The Magazine

Bowling Together

America in the 1950s

May 14, 2001, Vol. 6, No. 33 • By JUSTIN TORRES
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At first glance, Andrew Hurley's Diners, Bowling Alleys, and Trailer Parks: Chasing the American Dream in Postwar Consumer Culture seems too idiosyncratic to tell us anything about the postwar rise of the middle class. After all, many factors contributed to the consumer culture of the 1950s and 1960s. What -- besides the pleasure the author takes in examining them -- makes diners, bowling alleys, and trailer parks the lenses through which we ought to look?

It turns out, however, that there is something to be learned from Hurley's book about how the larger trends of the era influenced the lives of consumers at the level of where they ate and played and slept. While admittedly modest, the book is rich and varied in details about average, middle class life after the war. Hurley spends some time developing the context for his study. After World War II, marketers recognized that a great mass of Americans had recently jumped above the blue-collar line or found themselves in high-paying industrial jobs. This new demographic group, dubbed the "middle majority," commanded far larger amounts of disposable income than average Americans of the past.

Retailers and manufacturers trained their sights on this new group, which was anxious to enjoy the fruits of capitalism after the sacrifices of the Depression and the war. Hurley is especially good at describing the ways in which marketing created and sustained middle class expectations. Big business began the drumbeat of consumption even before the war ended. Nash-Kelvinator ran an advertisement in the early 1940s that featured a young American soldier adrift on a lifeboat in the Pacific. Undergirding the soldier's will to live is his identification of the American Dream: a good job, a pretty wife, and "a chance to move up." At the bottom of the ad, the company showed the refrigerators, cars, and stoves it would produce once the war ended.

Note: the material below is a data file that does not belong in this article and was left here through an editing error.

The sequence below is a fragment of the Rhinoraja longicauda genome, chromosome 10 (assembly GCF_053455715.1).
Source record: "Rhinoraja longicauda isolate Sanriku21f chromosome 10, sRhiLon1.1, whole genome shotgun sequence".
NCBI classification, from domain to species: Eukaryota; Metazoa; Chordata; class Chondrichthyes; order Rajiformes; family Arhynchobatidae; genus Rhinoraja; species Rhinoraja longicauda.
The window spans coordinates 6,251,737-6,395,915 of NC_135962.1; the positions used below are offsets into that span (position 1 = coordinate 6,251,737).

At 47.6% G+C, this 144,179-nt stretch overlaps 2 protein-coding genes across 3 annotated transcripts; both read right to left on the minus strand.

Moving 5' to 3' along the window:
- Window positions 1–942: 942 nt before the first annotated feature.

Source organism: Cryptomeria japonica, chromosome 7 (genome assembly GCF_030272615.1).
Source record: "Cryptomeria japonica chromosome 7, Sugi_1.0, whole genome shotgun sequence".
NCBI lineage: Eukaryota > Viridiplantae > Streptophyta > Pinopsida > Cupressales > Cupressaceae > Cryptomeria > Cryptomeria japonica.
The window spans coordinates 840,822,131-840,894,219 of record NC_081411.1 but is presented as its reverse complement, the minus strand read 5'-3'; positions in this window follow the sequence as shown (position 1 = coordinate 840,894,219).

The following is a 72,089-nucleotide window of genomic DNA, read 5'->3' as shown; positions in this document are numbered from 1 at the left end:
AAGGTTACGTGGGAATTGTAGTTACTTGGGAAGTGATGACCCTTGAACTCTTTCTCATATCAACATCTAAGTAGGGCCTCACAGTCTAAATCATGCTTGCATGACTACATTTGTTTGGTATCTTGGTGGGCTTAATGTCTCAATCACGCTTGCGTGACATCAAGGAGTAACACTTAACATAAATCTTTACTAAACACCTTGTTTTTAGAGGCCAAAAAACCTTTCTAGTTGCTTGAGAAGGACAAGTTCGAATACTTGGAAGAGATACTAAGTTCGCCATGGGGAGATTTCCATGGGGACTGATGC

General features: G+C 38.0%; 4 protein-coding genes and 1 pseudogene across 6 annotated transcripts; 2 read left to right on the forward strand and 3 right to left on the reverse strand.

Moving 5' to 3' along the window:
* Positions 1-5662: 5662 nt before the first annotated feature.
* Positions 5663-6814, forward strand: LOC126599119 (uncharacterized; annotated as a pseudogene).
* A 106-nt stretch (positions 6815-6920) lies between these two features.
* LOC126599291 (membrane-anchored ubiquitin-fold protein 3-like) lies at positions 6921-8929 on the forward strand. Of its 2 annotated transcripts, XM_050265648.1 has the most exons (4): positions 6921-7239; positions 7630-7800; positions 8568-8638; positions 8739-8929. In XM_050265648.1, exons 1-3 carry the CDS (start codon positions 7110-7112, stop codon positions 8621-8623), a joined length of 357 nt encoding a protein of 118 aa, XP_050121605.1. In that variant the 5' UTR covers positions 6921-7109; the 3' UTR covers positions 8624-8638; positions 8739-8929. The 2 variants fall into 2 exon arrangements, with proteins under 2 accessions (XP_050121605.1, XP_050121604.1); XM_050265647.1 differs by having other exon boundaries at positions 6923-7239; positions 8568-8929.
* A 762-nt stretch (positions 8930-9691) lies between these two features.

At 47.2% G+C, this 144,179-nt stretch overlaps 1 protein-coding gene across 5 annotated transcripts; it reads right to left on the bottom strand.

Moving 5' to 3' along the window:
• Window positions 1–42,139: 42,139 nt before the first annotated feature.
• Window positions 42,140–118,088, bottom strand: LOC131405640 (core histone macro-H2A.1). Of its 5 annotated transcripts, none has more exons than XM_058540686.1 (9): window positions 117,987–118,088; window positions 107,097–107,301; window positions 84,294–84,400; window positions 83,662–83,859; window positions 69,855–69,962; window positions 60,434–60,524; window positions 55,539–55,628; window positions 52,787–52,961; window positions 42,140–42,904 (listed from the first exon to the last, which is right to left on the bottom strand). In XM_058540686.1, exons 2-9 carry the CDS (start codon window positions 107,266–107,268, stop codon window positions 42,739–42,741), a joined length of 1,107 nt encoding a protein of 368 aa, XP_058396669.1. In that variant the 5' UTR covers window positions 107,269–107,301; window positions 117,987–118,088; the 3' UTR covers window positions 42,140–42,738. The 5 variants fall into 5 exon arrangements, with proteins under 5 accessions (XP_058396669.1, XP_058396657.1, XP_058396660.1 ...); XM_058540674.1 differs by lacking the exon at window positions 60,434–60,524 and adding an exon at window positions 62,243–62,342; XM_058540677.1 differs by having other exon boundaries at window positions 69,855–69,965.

Once the veterans came home, marketing geniuses such as housing developer William Levitt threw up hundreds of cookie-cutter neighborhoods in the countryside, taking advantage of government-backed mortgages for GIs, that pushed suburban living as the middle class ideal. Labor-saving devices filled American homes for the first time, freeing up housewives and expanding leisure time. The buying frenzy was remarkable: In the four years after the war, Americans bought 21.4 million cars, 20 million refrigerators, 5.5 million stoves, and 11.6 million television sets. Annual expenditures on big-ticket and luxury items more than doubled from prewar levels, while rates of homeownership tripled. By the late 1950s, consumer spending approached the then-staggering figure of $300 billion per year.

But these Americans, while anxious to participate in consumer abundance, also wanted to maintain their ties to the old institutions their parents and grandparents knew. As they moved out to the suburbs, the diners and bowling alleys they had known in the city followed. But, as Hurley shows, these institutions were forced to evolve to reflect the growing affluence of the middle majority. Diners and bowling alleys had their roots in the industrial past. At the turn of the century, diners sprang up around the factories of the Northeast and Midwest, serving cheap food to late-shift workers. Bowling alleys were first located in the basements of saloons in the German and Polish ghettos of the Northeast, and were thought of as smoky, drunken hangouts for undesirable men and hooligan teenagers. For the respectable middle class person, these were unacceptable places for family fun. And so both institutions were forced to reinvent themselves.

As one example, Hurley discusses at length the impact of automatic pinsetters in the middle class bowling craze of the 1950s and 1960s. Before the AMF pinsetter hit the market in 1951, itinerants and lower class teenagers would work "in the pits" behind alleys, setting pins and returning balls to patrons, who would frequently hurl insults at them and expose them to gambling, smoking, and drinking. Social reformers such as Lewis Hine railed against the use of teenagers to set pins, complaining that boys were being ruined through exposure to "older men of weak habits and bad character." Child-labor activists complained that pin boys as young as ten were kept up late, often missing school, and frequently were cheated out of their meager pay by unscrupulous alley owners.